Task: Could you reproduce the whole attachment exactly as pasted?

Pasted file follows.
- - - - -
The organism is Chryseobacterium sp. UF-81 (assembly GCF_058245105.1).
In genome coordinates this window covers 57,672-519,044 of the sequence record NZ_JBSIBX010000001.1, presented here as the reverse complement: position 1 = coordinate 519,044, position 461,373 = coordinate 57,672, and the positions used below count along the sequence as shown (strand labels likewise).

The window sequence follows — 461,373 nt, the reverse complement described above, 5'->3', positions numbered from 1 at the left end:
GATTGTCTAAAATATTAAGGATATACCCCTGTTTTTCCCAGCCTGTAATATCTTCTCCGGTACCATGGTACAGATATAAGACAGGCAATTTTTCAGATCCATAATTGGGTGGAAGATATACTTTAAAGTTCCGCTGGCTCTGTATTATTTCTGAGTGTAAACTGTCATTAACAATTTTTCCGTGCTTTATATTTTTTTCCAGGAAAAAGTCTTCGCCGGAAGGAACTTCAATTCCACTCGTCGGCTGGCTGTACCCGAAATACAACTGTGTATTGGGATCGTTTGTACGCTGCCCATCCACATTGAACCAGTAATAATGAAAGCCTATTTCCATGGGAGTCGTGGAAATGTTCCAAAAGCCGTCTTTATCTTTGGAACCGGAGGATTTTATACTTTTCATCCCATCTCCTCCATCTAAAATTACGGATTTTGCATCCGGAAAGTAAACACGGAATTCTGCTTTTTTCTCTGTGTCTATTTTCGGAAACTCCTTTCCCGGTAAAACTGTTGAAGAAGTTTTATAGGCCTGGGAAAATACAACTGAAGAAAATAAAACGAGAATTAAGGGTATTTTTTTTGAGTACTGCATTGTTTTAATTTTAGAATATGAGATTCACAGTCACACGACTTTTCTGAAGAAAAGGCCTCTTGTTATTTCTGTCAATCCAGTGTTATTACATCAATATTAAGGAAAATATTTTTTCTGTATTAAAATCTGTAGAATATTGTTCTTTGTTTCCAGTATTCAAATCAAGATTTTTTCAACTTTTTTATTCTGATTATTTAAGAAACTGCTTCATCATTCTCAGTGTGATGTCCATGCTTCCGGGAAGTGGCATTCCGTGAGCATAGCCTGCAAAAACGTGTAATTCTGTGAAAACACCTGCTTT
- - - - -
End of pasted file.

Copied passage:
The organism is Chryseobacterium sp. UF-81 (assembly GCF_058245105.1).
In genome coordinates this window covers 57,672-519,044 of the sequence record NZ_JBSIBX010000001.1, presented here as the reverse complement: position 1 = coordinate 519,044, position 461,373 = coordinate 57,672, and the positions used below count along the sequence as shown (strand labels likewise).

The window sequence follows — 461,373 nt, the reverse complement described above, 5'->3', positions numbered from 1 at the left end:
GATTGTCTAAAATATTAAGGATATACCCCTGTTTTTCCCAGCCTGTAATATCTTCTCCGGTACCATGGTACAGATATAAGACAGGCAATTTTTCAGATCCATAATTGGGTGGAAGATATACTTTAAAGTTCCGCTGGCTCTGTATTATTTCTGAGTGTAAACTGTCATTAACAATTTTTCCGTGCTTTATATTTTTTTCCAGGAAAAAGTCTTCGCCGGAAGGAACTTCAATTCCACTCGTCGGCTGGCTGTACCCGAAATACAACTGTGTATTGGGATCGTTTGTACGCTGCCCATCCACATTGAACCAGTAATAATGAAAGCCTATTTCCATGGGAGTCGTGGAAATGTTCCAAAAGCCGTCTTTATCTTTGGAACCGGAGGATTTTATACTTTTCATCCCATCTCCTCCATCTAAAATTACGGATTTTGCATCCGGAAAGTAAACACGGAATTCTGCTTTTTTCTCTGTGTCTATTTTCGGAAACTCCTTTCCCGGTAAAACTGTTGAAGAAGTTTTATAGGCCTGGGAAAATACAACTGAAGAAAATAAAACGAGAATTAAGGGTATTTTTTTTGAGTACTGCATTGTTTTAATTTTAGAATATGAGATTCACAGTCACACGACTTTTCTGAAGAAAAGGCCTCTTGTTATTTCTGTCAATCCAGTGTTATTACATCAATATTAAGGAAAATATTTTTTCTGTATTAAAATCTGTAGAATATTGTTCTTTGTTTCCAGTATTCAAATCAAGATTTTTTCAACTTTTTTATTCTGATTATTTAAGAAACTGCTTCATCATTCTCAGTGTGATGTCCATGCTTCCGGGAAGTGGCATTCCGTGAGCATAGCCTGCAAAAACGTGTAATTCTGTGAAAACACCTGCTTT